The controls on tattooing young people have been in place for 50 years. However, there is no specific provisions about piercing, just an industry code of practice.

In summary:

  • It is illegal to tattoo a person under the age of 18 years.
  • It is a defence to show that the tattooist reasonably believed the person to be over 18.
  • A tattoo performed by a medical practitioner for a medical purpose is exempt. It is common for young people that have had an Appendix removed for the surgeon to mark that it has been removed by a tattoo.
  • The penalty for a first breach is a fine of £50 and for the second or subsequent breach a fine of £100.
  • The tattoo must be inserted into the skin and be a permanent mark. 'Henna' Tattoos are, therefore, not covered by the legislation.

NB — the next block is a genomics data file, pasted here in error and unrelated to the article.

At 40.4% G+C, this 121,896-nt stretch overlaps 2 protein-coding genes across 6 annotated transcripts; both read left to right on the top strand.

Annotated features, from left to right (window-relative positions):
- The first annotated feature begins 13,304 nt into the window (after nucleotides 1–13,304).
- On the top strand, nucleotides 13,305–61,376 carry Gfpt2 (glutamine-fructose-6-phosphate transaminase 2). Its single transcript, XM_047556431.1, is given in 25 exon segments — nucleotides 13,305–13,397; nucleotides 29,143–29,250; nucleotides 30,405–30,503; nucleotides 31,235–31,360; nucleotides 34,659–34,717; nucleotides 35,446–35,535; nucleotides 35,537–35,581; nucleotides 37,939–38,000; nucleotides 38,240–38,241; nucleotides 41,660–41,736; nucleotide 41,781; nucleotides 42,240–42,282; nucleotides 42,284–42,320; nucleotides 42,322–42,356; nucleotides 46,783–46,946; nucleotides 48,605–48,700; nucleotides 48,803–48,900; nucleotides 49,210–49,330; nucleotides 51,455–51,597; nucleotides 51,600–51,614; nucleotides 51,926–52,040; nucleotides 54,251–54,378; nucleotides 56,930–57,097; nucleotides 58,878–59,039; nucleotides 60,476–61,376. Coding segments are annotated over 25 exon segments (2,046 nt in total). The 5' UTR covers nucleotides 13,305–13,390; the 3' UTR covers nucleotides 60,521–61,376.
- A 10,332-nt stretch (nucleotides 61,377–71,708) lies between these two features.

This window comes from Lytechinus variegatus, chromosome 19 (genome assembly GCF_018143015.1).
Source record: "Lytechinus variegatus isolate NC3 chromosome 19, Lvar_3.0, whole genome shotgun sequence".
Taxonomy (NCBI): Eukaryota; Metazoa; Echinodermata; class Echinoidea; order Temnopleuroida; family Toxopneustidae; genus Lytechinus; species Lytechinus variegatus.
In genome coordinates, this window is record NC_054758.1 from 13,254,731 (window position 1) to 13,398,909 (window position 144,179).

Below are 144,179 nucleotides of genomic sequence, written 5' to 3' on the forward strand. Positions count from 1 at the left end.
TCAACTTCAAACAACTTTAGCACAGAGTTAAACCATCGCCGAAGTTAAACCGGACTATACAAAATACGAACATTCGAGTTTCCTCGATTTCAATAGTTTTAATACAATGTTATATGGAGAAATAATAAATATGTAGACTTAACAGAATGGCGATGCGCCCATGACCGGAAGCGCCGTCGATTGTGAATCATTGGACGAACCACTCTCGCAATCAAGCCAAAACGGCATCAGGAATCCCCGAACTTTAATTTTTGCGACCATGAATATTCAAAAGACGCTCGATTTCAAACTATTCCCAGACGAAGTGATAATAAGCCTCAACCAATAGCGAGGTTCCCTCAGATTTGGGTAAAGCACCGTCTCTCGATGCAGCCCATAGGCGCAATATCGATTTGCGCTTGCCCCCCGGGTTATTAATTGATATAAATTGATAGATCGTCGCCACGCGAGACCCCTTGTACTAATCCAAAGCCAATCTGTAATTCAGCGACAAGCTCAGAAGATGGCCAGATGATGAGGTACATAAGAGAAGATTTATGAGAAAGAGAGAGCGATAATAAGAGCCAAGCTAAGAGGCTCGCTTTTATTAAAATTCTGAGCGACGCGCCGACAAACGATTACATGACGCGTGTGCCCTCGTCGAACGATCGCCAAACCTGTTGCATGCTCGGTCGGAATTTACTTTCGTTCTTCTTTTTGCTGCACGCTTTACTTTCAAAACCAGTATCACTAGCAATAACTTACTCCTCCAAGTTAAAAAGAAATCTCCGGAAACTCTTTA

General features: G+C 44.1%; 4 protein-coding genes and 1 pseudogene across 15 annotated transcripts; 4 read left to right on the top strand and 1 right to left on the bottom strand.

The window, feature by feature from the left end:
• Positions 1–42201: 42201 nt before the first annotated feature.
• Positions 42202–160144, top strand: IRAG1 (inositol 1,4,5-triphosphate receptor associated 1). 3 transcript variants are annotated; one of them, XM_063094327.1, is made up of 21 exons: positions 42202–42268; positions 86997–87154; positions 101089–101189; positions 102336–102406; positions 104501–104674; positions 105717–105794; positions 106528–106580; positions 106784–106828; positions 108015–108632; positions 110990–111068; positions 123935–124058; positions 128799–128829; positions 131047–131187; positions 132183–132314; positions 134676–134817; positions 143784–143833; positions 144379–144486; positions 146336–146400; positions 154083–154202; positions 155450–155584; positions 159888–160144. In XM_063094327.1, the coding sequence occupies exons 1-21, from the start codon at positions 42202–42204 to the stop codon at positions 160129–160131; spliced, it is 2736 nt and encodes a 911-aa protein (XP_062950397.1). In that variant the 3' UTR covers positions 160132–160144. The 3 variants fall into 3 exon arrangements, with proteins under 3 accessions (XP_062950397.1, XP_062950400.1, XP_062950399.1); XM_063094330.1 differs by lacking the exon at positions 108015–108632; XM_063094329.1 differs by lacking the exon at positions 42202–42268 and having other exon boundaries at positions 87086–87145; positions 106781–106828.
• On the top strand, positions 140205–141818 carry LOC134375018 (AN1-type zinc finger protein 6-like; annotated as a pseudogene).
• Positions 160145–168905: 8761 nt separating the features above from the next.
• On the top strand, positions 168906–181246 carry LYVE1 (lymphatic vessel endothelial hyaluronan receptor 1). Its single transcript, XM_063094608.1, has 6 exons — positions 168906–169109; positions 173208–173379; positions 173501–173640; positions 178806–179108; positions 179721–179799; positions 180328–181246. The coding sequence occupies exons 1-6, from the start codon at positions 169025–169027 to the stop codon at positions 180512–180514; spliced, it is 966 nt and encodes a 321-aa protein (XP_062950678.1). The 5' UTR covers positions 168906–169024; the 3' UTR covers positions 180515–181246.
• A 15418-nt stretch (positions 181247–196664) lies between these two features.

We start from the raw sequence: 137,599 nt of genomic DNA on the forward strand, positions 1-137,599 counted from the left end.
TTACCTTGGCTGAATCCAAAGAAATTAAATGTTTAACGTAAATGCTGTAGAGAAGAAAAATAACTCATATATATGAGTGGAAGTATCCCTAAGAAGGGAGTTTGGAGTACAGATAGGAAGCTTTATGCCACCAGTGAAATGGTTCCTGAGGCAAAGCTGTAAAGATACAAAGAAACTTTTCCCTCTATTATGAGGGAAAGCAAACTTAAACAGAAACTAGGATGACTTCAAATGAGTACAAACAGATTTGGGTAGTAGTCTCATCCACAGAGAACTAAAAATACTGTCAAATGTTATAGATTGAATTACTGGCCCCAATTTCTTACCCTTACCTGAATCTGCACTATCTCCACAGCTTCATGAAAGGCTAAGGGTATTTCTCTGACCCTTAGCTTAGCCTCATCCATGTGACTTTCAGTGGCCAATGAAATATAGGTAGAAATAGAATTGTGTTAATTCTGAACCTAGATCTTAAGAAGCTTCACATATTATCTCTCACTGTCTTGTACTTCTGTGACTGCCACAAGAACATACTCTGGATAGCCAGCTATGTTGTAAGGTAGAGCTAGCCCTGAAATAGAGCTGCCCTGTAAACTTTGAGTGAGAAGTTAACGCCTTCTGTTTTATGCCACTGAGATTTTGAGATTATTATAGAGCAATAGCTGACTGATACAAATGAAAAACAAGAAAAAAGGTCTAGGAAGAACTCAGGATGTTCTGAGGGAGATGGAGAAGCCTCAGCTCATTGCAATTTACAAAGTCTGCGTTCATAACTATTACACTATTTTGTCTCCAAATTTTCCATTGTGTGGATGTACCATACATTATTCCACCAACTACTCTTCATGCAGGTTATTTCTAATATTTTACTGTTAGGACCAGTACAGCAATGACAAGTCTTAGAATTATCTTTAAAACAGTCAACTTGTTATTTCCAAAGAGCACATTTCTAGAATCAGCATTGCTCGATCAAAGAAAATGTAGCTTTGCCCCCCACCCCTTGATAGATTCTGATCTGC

Body piercing is covered by an industry code of practice, which stipulates that piercings should not be undertaken on anyone under the age of 14 years. However, often this is ignored for ear piercing. The code of practice also states that any person aged 14 years to 16 years should bring a parent or guardian with them. It suggests that 'below the neck' piercings are at the discretion of the piercer aged 14 years to 16 years. Any person over 16 years of age is considered to be an adult for the purposes of this code. The Code of Practice is managed by the British Body Piercing Association and is available at

However, very specific particular care needs to be taken with piercing breasts, vagina or anal areas of girls, or penis or anal areas of boys. It would be likely to be considered to be sexual assault on anyone under the age of 16 years. This can result in a penalty of up to 14 years imprisonment and inclusion on the sex offenders' register.

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